Cerebral Hemispheres 2

NEUROSCIENTIFICALLY CHALLENGED

NEUROSCIENCE MADE SIMPLER

Epigenetics and Alcoholism

April 9, 2008


Many of us, even those without alcohol problems, may feel more inclined to have a drink after a bad day, when stress is building up, or when we are trying to take our minds off of something that’s bothering us. This is one of the reasons alcohol is so popular: it has the ability to relieve anxiety and stress, at least while it’s being served (the next morning is another story). It’s also, however, one of the reasons alcoholism is so insidious. For an alcoholic, periods of alcohol withdrawal involve severe anxiety. When in the throes of this angst, it is extremely difficult for an alcoholic to avoid returning to what their brain has identified as the most efficient stress-reducer within their reach. A recent report in The Journal of Neuroscience indicates that this withdrawal anxiety may be due to changes in gene expression.

Previous research has pointed to the importance of a neuropeptide transmitter called neuropeptide Y (NPY) in managing anxiety, and in modulating alcohol consumption. Low levels of NPY, specifically in the amygdala, have been found in animals that have a preference for alcohol. Additionally, knockout mice who are engineered to lack NPY receptors exhibit an increased proclivity for alcohol.

The researchers involved in the current study wanted to determine how fluctuations in NPY occur. They found that NPY transmission in rats is influenced by transient changes in gene expression. These changes, known in biology as epigenetic processes (epi- meaning “in addition to”), involve chemical modifications of DNA that can alter gene expression, but don’t affect the actual DNA sequence of the organism. Thus, the gene expression is somewhat temporary (in that the DNA is not permanently altered), although how long it actually lasts depends on the specifics of the process.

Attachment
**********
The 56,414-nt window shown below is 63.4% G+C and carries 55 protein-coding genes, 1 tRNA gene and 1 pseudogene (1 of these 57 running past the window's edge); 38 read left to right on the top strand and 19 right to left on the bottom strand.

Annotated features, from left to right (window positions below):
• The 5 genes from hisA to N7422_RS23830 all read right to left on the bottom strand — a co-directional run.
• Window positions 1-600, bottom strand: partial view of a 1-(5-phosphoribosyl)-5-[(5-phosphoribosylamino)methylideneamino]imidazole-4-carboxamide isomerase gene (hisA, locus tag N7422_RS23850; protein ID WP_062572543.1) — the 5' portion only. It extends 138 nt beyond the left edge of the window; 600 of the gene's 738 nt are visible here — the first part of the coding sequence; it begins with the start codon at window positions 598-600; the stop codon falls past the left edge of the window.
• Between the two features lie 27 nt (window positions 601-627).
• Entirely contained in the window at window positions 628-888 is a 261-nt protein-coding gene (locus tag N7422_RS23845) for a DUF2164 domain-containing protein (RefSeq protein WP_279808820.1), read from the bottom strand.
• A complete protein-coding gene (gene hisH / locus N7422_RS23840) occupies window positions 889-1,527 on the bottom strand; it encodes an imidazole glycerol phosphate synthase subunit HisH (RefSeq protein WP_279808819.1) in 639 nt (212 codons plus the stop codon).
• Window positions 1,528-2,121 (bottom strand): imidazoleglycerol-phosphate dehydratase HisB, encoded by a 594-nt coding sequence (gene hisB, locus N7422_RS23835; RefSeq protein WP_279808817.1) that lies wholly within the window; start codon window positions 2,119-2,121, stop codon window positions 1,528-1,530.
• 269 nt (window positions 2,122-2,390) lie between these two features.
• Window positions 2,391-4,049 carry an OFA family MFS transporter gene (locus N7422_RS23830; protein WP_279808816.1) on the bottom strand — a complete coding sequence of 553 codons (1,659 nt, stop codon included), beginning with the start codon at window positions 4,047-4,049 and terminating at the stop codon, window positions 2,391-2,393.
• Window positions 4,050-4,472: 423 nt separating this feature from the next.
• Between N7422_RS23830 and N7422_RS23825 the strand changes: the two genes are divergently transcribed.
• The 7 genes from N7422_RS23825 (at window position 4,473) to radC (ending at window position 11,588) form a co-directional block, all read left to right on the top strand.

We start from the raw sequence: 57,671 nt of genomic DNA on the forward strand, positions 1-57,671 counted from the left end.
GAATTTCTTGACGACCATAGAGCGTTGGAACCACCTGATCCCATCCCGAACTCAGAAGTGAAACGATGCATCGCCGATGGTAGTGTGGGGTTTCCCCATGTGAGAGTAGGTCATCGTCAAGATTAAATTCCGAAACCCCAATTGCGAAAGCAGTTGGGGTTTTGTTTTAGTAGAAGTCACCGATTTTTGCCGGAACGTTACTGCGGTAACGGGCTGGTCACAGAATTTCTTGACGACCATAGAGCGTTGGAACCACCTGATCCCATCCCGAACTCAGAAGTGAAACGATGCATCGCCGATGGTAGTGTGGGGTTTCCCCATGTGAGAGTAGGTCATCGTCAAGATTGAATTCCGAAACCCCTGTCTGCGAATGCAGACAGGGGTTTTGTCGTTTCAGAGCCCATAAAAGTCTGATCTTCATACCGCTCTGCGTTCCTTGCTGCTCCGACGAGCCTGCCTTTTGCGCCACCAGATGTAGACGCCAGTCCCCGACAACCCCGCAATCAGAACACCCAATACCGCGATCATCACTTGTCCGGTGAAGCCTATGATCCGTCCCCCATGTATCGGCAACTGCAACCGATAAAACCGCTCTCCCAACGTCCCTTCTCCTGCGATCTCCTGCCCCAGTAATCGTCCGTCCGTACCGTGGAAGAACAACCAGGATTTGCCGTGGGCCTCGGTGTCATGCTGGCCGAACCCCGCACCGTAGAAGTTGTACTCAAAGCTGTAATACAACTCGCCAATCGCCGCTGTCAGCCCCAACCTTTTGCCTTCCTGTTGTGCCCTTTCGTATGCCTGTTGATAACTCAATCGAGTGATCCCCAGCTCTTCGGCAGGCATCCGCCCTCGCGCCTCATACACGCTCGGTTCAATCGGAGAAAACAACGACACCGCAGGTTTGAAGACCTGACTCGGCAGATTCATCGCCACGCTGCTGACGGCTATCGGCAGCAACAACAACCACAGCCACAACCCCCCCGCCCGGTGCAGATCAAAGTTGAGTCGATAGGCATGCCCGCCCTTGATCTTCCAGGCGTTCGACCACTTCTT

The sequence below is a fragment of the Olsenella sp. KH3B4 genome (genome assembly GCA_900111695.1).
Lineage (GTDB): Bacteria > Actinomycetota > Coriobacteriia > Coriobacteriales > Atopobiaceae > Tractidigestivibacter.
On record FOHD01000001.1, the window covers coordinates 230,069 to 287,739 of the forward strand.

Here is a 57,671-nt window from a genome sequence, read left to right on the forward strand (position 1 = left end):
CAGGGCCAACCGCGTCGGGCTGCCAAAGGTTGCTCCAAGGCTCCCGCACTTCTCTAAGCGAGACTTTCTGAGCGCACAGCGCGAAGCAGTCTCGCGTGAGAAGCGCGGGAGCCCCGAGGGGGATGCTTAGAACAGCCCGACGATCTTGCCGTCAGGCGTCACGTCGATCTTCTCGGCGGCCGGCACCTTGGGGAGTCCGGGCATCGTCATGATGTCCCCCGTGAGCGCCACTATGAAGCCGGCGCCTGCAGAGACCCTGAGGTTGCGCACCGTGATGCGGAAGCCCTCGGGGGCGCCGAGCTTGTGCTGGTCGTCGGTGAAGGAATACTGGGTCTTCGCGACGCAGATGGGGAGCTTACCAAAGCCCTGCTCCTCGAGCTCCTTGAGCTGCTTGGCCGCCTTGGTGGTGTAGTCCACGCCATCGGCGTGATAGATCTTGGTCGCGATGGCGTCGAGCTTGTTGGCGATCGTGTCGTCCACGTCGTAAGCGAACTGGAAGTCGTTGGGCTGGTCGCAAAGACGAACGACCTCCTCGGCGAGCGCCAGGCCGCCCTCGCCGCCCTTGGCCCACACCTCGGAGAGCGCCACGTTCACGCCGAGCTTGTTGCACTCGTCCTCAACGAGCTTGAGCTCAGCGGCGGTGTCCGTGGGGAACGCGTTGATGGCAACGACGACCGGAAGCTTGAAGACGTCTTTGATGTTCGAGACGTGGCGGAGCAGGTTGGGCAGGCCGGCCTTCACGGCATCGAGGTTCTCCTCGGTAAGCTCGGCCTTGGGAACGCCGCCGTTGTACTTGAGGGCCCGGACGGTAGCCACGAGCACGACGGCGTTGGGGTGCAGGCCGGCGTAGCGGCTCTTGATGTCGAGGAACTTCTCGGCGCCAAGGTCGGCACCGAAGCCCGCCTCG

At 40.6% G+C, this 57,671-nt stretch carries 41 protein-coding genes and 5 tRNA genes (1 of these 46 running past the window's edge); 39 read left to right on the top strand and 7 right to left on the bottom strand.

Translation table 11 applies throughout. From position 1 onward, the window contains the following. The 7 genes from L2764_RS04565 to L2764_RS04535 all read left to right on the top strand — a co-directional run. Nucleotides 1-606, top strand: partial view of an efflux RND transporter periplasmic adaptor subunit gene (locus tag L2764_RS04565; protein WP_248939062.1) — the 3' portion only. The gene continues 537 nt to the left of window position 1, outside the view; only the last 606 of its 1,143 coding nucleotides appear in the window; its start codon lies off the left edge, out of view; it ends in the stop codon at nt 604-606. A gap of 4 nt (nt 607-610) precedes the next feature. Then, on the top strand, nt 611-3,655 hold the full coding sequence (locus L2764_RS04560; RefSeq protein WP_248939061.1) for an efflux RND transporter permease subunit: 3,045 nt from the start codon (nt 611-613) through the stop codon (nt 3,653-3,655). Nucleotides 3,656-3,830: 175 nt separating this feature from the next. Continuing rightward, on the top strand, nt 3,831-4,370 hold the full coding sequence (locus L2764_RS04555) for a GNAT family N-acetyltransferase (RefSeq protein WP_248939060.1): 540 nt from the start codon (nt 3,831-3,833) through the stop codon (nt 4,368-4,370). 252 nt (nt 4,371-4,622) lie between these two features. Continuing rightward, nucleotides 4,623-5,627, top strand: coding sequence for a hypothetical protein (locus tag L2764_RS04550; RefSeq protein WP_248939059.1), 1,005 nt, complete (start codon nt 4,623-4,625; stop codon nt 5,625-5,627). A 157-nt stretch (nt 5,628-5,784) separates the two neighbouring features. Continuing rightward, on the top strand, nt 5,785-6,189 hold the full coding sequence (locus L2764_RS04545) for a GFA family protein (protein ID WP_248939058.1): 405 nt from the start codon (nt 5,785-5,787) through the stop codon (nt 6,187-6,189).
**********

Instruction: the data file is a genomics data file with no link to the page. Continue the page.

DNA is wound around proteins called histones, and how tightly they are knitted together can affect gene expression epigenetically. There are enzymes that can loosen how tightly they are wrapped up, called histone acetyltransferases (HATs), and those that can tighten the packing, known as histone deacetylases (HDACs). HATs generally promote gene expression, while HDACs inhibit it.

The research team in this study found that exposure to alcohol decreased the activity of the gene inhibitors (HDACs) in rats’ amygdalas, leading to increased gene expression. This expression resulted in higher levels of NPY, and the corresponding low anxiety levels that alcohol is known for. Withdrawal, however, increased HDAC activity, reducing NPY levels, and causing a significant increase in anxiety behavior. When the group administered a drug that blocks HDAC activity, they were able to prevent observable anxiety from occurring during withdrawal.

This suggests that a possible future treatment for alcohol withdrawal could involve pharmaceuticals that inhibit HDACs. Removing the consuming anxiety caused by withdrawal would be a potent tool in the treatment of the disorder. And, studying epigenetic processes may be a fruitful method of finding treatments for addiction in general, as transient changes in brain function (which could be due to gene expression) seem to be involved in many cases.

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